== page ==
Era Vulgaris

Era Vulgaris

1.
Turning on the Screw
5.20
2.
Sick, Sick, Sick
3:34
3.
I’m Designer
4:04
4.
Into the Hollow
3:32
5.
Misfit Love
5:39
6.
Battery Acid
4:36
7.
Make It Wit Chu
4:50
8.
3′s & 7′s
3:34
9.
Suture Up Your Future
4:37
10.
River in the Road
3:19
11.
Run Pig Run
4:48
12.
Running Joke (Bonus on UK Version) 2:57

Band Members:

  • Joshua Homme – Vocals/Guitar
  • Troy Van Leeuwen – Vocals/Guitar/Keyboard/Lap Steel
  • Joey Castillo – Drums
  • Alain Johannes – Bass

Other Personnel/Musicians:

  • Mark Lanegan – Backing Vocals on River in the Road
  • Julian Casablancas – Backing Vocals & Synth Guitar on Sick, Sick, Sick
  • Trent Reznor – Backing Vocals on Era Vulgaris (track was cut from album)
  • Chris Goss – Producer

Imagine you’re in an old record store, full of those old and scratchy vinyls everywhere and you go to that pile of kids’ records. Right at the bottom you stare at a purple cover, with a “Mono” mix advertise and a vinyl mark on it like it’s been pressed by all that pile upon it and the cover is now almost thinner than the disc, by that time you’re already asking yourself what two light bulbs – a pirate bulb with a “wooden arm” and a smoking bulb – are doing in the front cover. Yet, you read “Era Vulgaris” on the top of it and then you realize you are totally confused. You decide to take it; after all, such an unusual record should take a spin. After the first listen you start to laugh at the salesman, because only such a dumb one would sell a kid record with a changed disc of the hardest and best stuff you’ve heard in years inside. Right?

Wrong.

In fact, yeah, it is the hardest and best stuff you’ve heard in years, but it’s the fifth Queens of the Stone Age’s record and the cover is not changed.

Era Vulgaris was recorded from July, 2006 until April 2007 at Cherokee Studios, Los Angeles Streakhouse Studios, Studio City Sound City Studios, Van Nuys by Alain Johannes and produced by Josh Homme and Chris Goss (The Fififf Teeners), the same partnership of Rated R production. It was released by Interscope at June 12th, 2007 in the US.

“Whatever that means, right”?

Says so Bulby, the yellow smoker bulb, about the title “Era Vulgaris” on one of the promo videos the band put on their website. In fact, Era Vulgaris is a term used by the writer and occultist A. Crowley to describe the modern age. The band decided it after a meeting that each one would bring music and books to inspire the others, and everyone brought Crowley books. Even though it can be related to an age without God, the band explains that would be more properly to consider as an age in which we’re all living; and an age we have in common.

The artwork was done by Morning Breath, Inc. and it is inspired by the 50′s pin-ups advertising. The concept is all over the booklet with slogans everywhere and also some kind of underwear advertises that reminds a bit of the classic Rolling Stones’ album “Some Girls”. This concept was used to promote the album, as well as the Bulby videos.

Era Vulgaris was, again, recorded by a core line-up, just like Lullabies to Paralyze (their 4 th record), consisted by Joshua Homme, Troy Van Leeuwen and Joey Castillo. The trio got reinforcements with long-time-partner and last-tour-member Alain Johannes, who also mixed the album, and a few guests like Mark Lanegan, Julian Casablancas and Trent Reznor. Lanegan’s been doing guest appearances in Queens of the Stone Age since their second album Rated R, but unlike all others participations which he did lead vocals to, at least, one song, in Era Vulgaris his voice is hidden in the “aah’s” choruses during River in the Road. Casablancas’ appearance was more relevant by singing two lines in a kind of coda during the repetition of the chorus of Sick, Sick, Sick, plus some ‘keytar’ playing, a kind of synth guitar, during the song. Reznor participation was the biggest of the three by doing backing vocals on the title track “Era Vulgaris” and even a lead vocal segment through the bridge of the song. The funny part of it is that “Era Vulgaris” ended never making through the final track list of the record, it can only be found on some world-wide bonus tracks editions like the UK one and a promo CD better detailed soon.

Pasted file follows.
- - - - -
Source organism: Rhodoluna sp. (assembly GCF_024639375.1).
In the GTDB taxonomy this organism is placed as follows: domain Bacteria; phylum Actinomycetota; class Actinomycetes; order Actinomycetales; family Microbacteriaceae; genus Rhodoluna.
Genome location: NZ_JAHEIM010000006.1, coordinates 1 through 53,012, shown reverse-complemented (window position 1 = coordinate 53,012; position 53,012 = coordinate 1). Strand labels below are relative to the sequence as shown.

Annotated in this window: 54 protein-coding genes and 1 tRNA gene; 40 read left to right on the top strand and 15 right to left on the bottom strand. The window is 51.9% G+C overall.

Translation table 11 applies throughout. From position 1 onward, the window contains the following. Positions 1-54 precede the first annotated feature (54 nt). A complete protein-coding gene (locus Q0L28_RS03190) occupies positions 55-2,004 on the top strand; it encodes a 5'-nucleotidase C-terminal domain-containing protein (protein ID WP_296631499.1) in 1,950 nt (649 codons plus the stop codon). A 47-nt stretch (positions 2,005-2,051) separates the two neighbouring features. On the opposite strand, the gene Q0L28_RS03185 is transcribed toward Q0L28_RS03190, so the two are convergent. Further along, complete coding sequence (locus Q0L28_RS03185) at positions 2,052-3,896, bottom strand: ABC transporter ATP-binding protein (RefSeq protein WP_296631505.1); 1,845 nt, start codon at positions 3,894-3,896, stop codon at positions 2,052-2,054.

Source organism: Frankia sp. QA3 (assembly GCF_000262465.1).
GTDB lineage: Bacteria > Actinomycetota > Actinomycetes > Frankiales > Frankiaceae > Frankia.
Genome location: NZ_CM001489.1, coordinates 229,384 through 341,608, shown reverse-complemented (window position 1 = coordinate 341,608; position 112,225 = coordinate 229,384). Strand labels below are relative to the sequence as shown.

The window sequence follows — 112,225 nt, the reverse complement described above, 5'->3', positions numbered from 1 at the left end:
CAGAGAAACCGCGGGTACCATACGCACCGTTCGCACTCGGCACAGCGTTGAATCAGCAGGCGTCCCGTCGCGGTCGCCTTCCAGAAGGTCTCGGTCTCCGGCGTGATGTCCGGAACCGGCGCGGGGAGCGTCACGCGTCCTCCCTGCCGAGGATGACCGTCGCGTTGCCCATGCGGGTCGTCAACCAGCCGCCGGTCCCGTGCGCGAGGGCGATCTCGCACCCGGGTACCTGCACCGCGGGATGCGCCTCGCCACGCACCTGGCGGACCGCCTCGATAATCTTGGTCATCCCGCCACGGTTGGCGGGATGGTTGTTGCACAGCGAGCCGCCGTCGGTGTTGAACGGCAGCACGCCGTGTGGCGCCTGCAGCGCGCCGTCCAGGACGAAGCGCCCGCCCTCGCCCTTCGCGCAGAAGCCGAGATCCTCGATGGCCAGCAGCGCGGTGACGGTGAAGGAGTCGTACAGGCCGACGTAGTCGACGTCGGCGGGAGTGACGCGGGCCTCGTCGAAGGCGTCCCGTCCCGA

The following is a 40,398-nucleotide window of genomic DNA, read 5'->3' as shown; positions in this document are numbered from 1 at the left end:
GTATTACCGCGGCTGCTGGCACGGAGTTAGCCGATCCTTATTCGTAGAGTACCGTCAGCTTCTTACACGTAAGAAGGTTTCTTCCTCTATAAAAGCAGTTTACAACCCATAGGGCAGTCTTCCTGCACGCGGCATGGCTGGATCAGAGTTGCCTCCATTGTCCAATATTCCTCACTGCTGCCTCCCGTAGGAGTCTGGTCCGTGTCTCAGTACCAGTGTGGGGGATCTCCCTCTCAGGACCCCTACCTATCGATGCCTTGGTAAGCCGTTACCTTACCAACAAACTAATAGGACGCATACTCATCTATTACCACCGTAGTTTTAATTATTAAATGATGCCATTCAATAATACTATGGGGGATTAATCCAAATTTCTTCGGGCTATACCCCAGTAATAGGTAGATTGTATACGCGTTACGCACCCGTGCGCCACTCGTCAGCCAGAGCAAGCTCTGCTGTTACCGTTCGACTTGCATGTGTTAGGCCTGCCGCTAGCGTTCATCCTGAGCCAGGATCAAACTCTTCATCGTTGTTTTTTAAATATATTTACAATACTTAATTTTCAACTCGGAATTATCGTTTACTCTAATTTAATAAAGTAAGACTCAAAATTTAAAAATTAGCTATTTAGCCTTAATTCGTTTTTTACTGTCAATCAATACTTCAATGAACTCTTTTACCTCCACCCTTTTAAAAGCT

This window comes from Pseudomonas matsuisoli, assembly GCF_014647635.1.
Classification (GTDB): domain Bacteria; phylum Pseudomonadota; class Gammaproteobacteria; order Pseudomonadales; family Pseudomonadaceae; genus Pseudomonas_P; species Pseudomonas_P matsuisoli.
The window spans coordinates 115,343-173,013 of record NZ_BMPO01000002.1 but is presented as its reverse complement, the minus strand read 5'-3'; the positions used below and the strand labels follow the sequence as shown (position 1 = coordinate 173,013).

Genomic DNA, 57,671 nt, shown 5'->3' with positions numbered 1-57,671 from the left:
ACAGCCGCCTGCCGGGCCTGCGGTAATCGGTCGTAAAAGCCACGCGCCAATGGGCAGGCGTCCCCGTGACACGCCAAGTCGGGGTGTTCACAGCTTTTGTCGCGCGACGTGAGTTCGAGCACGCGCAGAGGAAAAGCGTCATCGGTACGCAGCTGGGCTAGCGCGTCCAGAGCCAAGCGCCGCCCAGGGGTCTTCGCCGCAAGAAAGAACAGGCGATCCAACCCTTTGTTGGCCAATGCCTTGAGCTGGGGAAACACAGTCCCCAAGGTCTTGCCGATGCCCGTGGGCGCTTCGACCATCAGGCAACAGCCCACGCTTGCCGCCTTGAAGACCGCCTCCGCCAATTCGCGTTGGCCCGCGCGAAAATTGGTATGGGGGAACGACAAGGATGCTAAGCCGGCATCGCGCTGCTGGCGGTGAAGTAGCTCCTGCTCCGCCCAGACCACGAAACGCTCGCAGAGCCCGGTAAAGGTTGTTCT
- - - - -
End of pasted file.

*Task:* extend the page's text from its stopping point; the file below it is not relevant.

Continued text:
Speaking of line-ups, two additions were made to replace Natasha Schneider and Alain Johannes during the new tour, Dean Fertita (known for being a tour member of The Raconteurs) on keyboard, guitar and moog and Mike Shuman (from Wires on Fire) on bass.

Keeping a core formation for so long certainly brought a solid path to the band. Changes always require adaptation and new ways to play and write. The chemistry growing strong allowed not only a creative music and experimentation but mainly a step forward in the writing. Queens’ lyrics were always known for its subjectivism and hidden thoughts. But Era Vulgaris songs are clearly more direct and understandable. Josh says that so many years playing music and writing made him stop being vulnerable like he thought he was before. Of course the subjectivism is still around with songs like River in the Road, Misfit Love and Run, Pig, Run, the sexyness stills on Sick, Sick, Sick and Make it Wit Chu but the direct lyrics award goes definitely to I’m Designer, the song is a subtle irony of the age we’re living in, lines like “The thing that’s real for us is: Fortune and Fame” and “How many times must I sell myself before my pieces are gone ?” shows the idea.